- 43. Nonparametric tests and other Analyses Nonparametric tests can be invaluable when variables do not fit the normal curve or in some other violate assumptions of parametric statistics. Probable the most frequently used nonparametric test is the Chi-Square. A Chi-square test answer questions about data in the form of frequencies. It compares the values observed to vales that would be expected. Ex. If 50% of your population is male and 50% is female you expect a sample to have the same approximate frequency. If your sample of 100 people yielded 75 female and 25 male you could test this using chi-square. To perform the Chi-squared analysis, select Analyze from the main menu, go to nonparametric tests and select Chi-squared. Select your test variable. Compute by selecting OK. There are many other analyses available to you on SPSS for windows. Understanding the proper use of the statistical technique that is being used is important when performing research any type of research. Statistics such as Multiple Regression, Discriminate analysis and Factor Analysis, need to be understood before being used. If you do not understand the analysis on the way in, you will not understand the results when they come out. 43
- 44. Graphs Raw data can often be confusing and hard to manage. Being able to view the patterns of your data is helpful both with determining a type of analysis to use and in interpretation of the data set. Graphs are useful as a visual toll for the researcher and for the target audience of the researcher. One of the easiest graphs to develop is the bar graph. SPSS provides three basic types of bar graphs: Simple, Clustered and Stacked. A simple bar graph can be obtained by selecting Graph and selecting Bar. The Bar Charts dialog box will open. There are three types of bar charts to choose from: simple, clustered and stacked. Select Simple and click the define button. Line charts are similar to Bar charts. Area charts shades the area under the graph. Pie charts divide the variable into slices. High low charts display several variables with error bars. 44
- 45. Bar Graph Select Bar from the Graph Menu Select Simple and click define Basic Bar: place the variable of interest in the Category axis Click OK. 45
- 46. Pie Chart Select pie from the graph menu. Select summaries for groups of cases and click define. Basic Pie: place the variable of interest in the Define slices by box Click OK. 46
- 47. Histogram Select Histogram from the graph menu. Basic Histogram: Add variable of interest to the Variable box. Check the Display normal curve box. Click OK 47
- 48. Scatter Select scatter from the graph menu. Select simple scatter and click define. Select a variable for the X axis and another one for the Y axis Click OK 48
- 49. HELP!!! One of the most useful features on SPSS is the Help menu. You can gain access to some very powerful learning tools by clicking on the Help option on the main menu. Every window in SPSS has a Help menu. When using Help from a main widows (data editor, viewer, syntax) access to several options will be available. The first four options in the help menu can help you get started in SPSS and further your abilities with the product. The first option available in the Help menu is Topics. By selecting Topics in the Help menu you gain access to Content, Index, and Find Tabs. Content allows for selection of Help topics. Index provides a search option as well as browse option topics. The Find tab can look for instances of the word, or part of word that is typed in the window. The second Help option is the tutorial. It is set up like the Topics window except the content section has tutorials to help you use SPSS. The Statistics Coach option can help walk you through analysis steps and Help in selecting the appropriate statistic. As with any analysis if you are uncertain of the correct 49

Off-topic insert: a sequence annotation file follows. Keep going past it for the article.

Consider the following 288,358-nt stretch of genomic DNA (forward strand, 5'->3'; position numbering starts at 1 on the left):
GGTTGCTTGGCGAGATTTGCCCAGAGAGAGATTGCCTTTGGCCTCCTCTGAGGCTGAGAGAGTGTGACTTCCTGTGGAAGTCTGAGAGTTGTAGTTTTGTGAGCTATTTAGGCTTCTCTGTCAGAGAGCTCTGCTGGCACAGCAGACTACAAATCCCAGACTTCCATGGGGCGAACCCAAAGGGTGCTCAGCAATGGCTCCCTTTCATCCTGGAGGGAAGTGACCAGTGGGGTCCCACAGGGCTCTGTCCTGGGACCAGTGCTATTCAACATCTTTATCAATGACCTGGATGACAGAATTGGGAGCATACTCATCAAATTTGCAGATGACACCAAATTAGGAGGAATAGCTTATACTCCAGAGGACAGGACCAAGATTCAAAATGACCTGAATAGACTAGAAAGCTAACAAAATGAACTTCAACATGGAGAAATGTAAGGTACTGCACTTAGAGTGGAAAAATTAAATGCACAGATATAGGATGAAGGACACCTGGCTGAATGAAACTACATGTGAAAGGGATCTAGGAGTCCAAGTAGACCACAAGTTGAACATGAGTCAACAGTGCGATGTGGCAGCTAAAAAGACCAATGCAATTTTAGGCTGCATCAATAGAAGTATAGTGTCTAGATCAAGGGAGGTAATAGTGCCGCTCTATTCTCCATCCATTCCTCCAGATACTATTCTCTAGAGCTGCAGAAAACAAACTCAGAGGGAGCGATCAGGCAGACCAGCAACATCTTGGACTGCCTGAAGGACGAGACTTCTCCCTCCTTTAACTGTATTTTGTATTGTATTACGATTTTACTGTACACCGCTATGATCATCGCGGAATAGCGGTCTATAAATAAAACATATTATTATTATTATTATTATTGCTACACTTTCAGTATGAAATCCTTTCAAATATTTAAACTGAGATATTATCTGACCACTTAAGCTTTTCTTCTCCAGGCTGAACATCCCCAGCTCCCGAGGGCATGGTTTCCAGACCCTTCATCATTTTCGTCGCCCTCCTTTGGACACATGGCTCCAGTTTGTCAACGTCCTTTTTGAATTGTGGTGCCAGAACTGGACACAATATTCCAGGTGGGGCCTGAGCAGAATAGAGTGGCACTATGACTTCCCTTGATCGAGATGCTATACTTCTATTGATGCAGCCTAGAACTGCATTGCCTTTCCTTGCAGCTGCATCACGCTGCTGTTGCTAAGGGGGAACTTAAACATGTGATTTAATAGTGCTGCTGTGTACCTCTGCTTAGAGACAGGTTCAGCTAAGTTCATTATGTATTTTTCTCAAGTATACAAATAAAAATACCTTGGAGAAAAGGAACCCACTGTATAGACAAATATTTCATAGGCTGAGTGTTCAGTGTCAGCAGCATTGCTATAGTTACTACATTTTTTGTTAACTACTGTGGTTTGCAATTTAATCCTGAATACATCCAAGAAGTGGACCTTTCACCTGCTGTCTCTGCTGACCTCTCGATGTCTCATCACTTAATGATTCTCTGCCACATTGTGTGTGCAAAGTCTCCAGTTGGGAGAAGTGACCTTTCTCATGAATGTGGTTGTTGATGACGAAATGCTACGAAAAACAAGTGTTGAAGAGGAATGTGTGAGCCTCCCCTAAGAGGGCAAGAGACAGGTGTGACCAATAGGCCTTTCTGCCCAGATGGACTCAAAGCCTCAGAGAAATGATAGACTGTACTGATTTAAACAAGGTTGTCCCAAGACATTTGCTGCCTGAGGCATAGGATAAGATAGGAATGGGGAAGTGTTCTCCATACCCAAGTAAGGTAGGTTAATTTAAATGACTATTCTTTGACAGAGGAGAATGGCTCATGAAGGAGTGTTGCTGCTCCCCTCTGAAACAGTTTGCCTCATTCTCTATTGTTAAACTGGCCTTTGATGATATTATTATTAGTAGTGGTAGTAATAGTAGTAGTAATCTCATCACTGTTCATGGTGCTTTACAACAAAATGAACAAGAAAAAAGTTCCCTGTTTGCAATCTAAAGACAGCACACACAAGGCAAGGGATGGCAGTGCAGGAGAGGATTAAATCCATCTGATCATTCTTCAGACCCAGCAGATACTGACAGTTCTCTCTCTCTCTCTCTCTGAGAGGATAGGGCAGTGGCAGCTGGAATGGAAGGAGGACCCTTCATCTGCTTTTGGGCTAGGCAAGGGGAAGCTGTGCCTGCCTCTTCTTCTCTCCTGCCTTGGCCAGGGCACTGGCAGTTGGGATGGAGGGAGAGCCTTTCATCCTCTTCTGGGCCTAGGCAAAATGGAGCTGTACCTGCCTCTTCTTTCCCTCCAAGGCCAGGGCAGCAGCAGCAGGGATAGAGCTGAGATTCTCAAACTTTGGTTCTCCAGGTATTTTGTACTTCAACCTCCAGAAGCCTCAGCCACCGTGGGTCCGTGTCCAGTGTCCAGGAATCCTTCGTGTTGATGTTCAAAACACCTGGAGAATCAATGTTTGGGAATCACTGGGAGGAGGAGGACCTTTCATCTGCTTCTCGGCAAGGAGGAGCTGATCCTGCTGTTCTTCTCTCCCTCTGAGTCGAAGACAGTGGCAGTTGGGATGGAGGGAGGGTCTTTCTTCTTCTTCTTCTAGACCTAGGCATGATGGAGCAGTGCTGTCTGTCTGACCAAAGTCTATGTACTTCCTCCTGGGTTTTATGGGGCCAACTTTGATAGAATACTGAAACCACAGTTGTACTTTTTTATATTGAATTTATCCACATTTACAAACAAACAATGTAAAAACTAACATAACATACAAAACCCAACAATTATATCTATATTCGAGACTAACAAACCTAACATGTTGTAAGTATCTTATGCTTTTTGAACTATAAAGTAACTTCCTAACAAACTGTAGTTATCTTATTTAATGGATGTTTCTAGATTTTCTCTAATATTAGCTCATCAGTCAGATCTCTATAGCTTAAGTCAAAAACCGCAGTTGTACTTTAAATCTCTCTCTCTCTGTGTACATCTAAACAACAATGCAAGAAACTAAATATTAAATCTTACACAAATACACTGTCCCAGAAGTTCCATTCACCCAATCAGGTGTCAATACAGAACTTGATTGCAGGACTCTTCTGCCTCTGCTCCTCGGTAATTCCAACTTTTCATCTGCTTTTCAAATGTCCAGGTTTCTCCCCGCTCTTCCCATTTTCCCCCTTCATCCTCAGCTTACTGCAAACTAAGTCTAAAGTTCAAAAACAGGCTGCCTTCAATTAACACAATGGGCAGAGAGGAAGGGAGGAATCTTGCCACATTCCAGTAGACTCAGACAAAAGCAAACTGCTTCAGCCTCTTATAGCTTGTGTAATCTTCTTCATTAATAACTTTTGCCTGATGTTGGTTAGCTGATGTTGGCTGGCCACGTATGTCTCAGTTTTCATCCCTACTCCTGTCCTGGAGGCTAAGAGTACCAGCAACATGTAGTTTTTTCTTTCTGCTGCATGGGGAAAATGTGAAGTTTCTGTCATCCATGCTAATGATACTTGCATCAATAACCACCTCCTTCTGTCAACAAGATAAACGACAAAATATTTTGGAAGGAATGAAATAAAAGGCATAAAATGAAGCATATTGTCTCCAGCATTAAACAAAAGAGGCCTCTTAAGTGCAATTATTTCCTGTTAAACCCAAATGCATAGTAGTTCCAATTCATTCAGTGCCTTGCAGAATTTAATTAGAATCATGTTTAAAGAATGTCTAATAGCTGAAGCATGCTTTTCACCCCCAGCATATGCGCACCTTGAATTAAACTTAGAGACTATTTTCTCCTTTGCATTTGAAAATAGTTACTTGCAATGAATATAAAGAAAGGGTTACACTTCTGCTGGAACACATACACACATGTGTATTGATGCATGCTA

- 50. analysis to use check with an expert. Remember that the accuracy of a statistic relies on the proper information being run. You may need the CD-ROM to access Syntax Guide in the Help menu. This Help tool can be useful if you ever need to write syntax in SPSS. SPSS is available on-line and can be reached be clicking on the SPSS Home Page option in the Help menu. The URL for SPSS is http://www.spss.com/ Results Coach can be accessed on the viewer window by double clicking on a chart or table and selecting Results Coach from the Help menu. If you are having difficulty interpreting your data this may be of assistance to you. If you are still uncertain of your results and how to interpret them please consult with an expert. Help can be used during any analysis or procedure in SPSS that opens up a new window. This will open up a window with help on the procedure you are currently working on. You are now ready to start exploring SPSS. 50
- 51. Additional Topics Restructuring Your Data Version 11 of SPSS has a very useful tool for the restructuring of data. Under the data menu, select restructure. The restructure data wizard will open. This new wizard is convenient to windows users. Before this option was created the only two ways to restructure your data was to write a syntax code or to manually manipulate the data in the data editor. The restructure wizard allows for most types of data restructuring. The first option available is to stack variables. The second option is to split existing variables into multiple variables. The last option is to transpose variables. This option takes you to the transpose option under the data menu. Reports The analyze menu has a report option that can be used to simplify data and provide readable information. There are several options to get information about variables extracted from SPSS. First You can use the File information option. Select Utilities, File Info will be in this menu, Select this option. The SPSS Viewer will display All file information about variables. This report can be cut and past into Microsoft word or excel for editing. The second option for extraction variable information is to simple go to the variable view tab and cut and past information into a spread sheet like excel. You can also use the display Data Info… option under File. This does the same thing as File information, except you can specify information on unopened files. 51